The Phoenix Suns normally screw themselves over in the NBA Draft, but they’ve had a mixed history as far as trades go. Here’s my HoopsHabit article on the five best and five worst trades in their team history
With Kobe Bryant still recovering from his Achilles tear, Steve Nash’s unreliable health and Pau Gasol’s future in L.A. uncertain, the Lakers are in danger of falling apart. Here’s my HoopsHabit article on why they need to sign Dwight Howard to a new deal.
This is a fun one: Here’s my HoopsHabit article with the best current NBA player at every age.
The Phoenix Suns have tortured their fan base more often than not in regards to their draft picks, especially in the last few years. Here’s my in-depth HoopsHabit article on the five best and worst draft picks in Phoenix Suns team history. Suns fans and people who like their NBA history will enjoy this.
Amar’e Stoudemire used to be an intimidating dunker who worked beautifully with Steve Nash in a pick-and-roll. Now he’s barely getting minutes in New York because he can’t stay healthy. Here’s my HoopsHabit article on why Amar’e Stoudemire’s best days may be behind him.
It’s been a very up-and-down NBA season so far, with only a few teams rising to the top and looking like real contenders for when May rolls around. The rest of the pack either looks like bottomfeeders or are too inconsistent to really gauge how their season will turn out. But in looking deeper into that inconsistency, we might be able to make some sense out of the league’s most disappointing teams so far this season. In this series of posts, we’re going to take a look at why certain teams that should be contending are currently struggling. First, we have to start with the most underwhelming team in the NBA that constantly begs the question:
What’s up with the Los Angeles Lakers?
Kobe Bryant. Dwight Howard. Steve Nash. Pau Gasol. Ron Artest. Antawn Jamison. Those are the Lakers six best players. HOW THE HELL IS THIS TEAM NOT INSTILLING FEAR IN EVERYONE BY NOW? We gave the Lakers the benefit of the doubt when the incompetent Mike Brown was running his silly little Princeton offense, but there’s no excuse for the Lakers’ current 9-13 record. Granted, that’s not a terrible record, but it’s certainly not acceptable when you’ve got multiple Hall-of-Famers in your starting lineup. Whether or not you believe Mike D’Antoni is the solution and whether or not you think Phil Jackson would have been a better fit, the Lakers should not be struggling this much still, especially considering that they’ve fared worse under D’Antoni than Brown.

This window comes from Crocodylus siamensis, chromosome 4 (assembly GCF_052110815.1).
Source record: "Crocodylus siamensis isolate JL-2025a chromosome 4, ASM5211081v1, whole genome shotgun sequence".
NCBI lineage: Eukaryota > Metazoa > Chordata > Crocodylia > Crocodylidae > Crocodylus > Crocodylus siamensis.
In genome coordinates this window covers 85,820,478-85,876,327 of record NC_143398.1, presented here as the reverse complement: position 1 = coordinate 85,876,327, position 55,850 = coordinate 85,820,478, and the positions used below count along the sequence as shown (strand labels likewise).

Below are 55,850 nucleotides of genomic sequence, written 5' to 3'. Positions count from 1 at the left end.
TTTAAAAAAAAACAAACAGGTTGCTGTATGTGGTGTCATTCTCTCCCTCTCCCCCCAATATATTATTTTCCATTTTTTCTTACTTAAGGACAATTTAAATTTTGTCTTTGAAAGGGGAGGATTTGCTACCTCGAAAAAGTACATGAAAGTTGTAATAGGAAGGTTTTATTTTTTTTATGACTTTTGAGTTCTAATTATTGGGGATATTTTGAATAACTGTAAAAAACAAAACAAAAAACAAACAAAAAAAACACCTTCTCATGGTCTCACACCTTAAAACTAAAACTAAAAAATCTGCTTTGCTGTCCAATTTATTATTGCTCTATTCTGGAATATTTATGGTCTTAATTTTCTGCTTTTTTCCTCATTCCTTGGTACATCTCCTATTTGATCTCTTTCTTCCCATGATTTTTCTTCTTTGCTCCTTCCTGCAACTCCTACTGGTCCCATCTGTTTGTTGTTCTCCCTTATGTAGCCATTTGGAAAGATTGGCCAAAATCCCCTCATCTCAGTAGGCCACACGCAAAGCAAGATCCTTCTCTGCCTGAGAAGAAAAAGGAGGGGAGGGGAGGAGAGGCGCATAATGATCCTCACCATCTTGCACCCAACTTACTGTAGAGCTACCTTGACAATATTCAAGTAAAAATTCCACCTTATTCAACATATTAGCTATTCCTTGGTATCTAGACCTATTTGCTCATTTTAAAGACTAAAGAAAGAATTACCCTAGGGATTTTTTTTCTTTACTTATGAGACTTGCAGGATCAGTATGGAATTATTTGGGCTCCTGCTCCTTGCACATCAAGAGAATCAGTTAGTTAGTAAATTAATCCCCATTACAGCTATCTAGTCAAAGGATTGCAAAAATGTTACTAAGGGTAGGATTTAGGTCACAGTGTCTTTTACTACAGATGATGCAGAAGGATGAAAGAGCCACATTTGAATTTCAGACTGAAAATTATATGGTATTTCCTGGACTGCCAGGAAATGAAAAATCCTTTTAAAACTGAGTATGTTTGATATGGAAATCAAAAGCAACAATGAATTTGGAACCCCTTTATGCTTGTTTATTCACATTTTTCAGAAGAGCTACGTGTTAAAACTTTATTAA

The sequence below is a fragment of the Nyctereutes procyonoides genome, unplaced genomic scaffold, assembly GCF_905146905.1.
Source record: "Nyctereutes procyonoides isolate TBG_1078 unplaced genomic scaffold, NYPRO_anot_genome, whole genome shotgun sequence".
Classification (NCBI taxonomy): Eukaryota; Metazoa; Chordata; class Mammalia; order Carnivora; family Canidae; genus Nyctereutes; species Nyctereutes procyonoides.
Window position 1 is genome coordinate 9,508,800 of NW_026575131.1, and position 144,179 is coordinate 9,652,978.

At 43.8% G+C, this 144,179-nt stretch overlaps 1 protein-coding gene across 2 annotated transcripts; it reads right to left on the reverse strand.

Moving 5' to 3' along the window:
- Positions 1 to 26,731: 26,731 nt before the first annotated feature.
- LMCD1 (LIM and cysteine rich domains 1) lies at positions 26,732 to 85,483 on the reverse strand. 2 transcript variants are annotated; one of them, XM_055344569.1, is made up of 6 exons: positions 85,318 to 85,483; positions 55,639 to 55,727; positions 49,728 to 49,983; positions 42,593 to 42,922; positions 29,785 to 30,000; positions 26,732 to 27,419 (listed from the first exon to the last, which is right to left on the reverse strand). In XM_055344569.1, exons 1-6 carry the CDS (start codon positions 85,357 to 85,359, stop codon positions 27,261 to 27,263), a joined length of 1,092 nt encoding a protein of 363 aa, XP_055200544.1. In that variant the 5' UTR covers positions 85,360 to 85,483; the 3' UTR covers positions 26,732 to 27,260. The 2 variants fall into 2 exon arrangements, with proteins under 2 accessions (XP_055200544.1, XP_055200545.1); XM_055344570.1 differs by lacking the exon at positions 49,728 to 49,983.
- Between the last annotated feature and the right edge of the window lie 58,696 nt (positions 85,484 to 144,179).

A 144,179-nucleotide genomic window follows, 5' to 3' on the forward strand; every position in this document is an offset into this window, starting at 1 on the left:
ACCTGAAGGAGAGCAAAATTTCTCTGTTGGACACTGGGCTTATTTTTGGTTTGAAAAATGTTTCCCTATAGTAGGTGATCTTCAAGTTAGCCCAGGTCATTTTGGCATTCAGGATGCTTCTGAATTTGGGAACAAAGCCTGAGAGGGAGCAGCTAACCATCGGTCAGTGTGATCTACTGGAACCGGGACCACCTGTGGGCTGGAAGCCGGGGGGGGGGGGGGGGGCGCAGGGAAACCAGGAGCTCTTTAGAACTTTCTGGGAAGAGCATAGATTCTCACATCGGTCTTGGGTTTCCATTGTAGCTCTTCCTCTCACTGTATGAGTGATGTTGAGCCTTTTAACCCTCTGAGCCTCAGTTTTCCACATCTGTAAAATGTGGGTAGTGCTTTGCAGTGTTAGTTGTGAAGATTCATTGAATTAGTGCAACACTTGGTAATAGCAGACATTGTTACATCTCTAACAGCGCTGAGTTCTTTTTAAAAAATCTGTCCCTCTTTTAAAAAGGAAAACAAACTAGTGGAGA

In the Lakers’ defense, injuries have prevented them from reaching their full potential or even develop chemistry yet. But with Kobe and Dwight on the floor at the same time, it’s hard to make too many excuses. Everyone keeps saying, “Once Steve Nash comes back, you’ll see!” or “They still have plenty of time to work things out!” But unfortunately for LA, Nash’s return isn’t going to fix the Lakers’ extensive problems on the defensive end. If anything, it’ll make those problems worse. Gasol’s injury would be another way to deflect how poorly the Lakers have played so far this year, but he really hasn’t done much when he’s been on the court. Gasol prefers playing closer to the basket but D’Antoni’s system has him shooting elbow and baseline jumpers. His complaints about adjusting to the system and the tendinitis that’s been ailing him all season spurred Kobe’s now infamous “put your big boy pants on” quote, one that speaks volumes about the team’s lack of unity, chemistry and yes, leadership.
You can disagree all you want, but Kobe is not the leader the Lakers need right now. And before you write me off as another Kobe hater, let me say that I’m entirely aware of how much more efficient he’s been this season, how he’s leading the league in scoring and how he’s the youngest (that’s YOUNGEST, not FASTEST) player to reach 30,000 points. Without Kobe, this team would have an even worse record. Then again, is Kobe’s leadership what this new, struggling team needs? Watch five minutes of a Lakers game and you can see the pure disdain on Kobe’s face every time Dwight Howard misses a free throw or every time someone misses a defensive assignment. For years, Kobe’s used the same kind of unrelenting, competitive, yelling-at-your-teammates leadership we saw out of Michael Jordan for the first half of his career, and so far, that’s gotten him five championships. But they were all with the best coach in basketball history. What happens now that Derek Fisher and Phil Jackson aren’t around to console teammates not strong enough or not accustomed to Kobe’s verbal beatings and melting staredowns?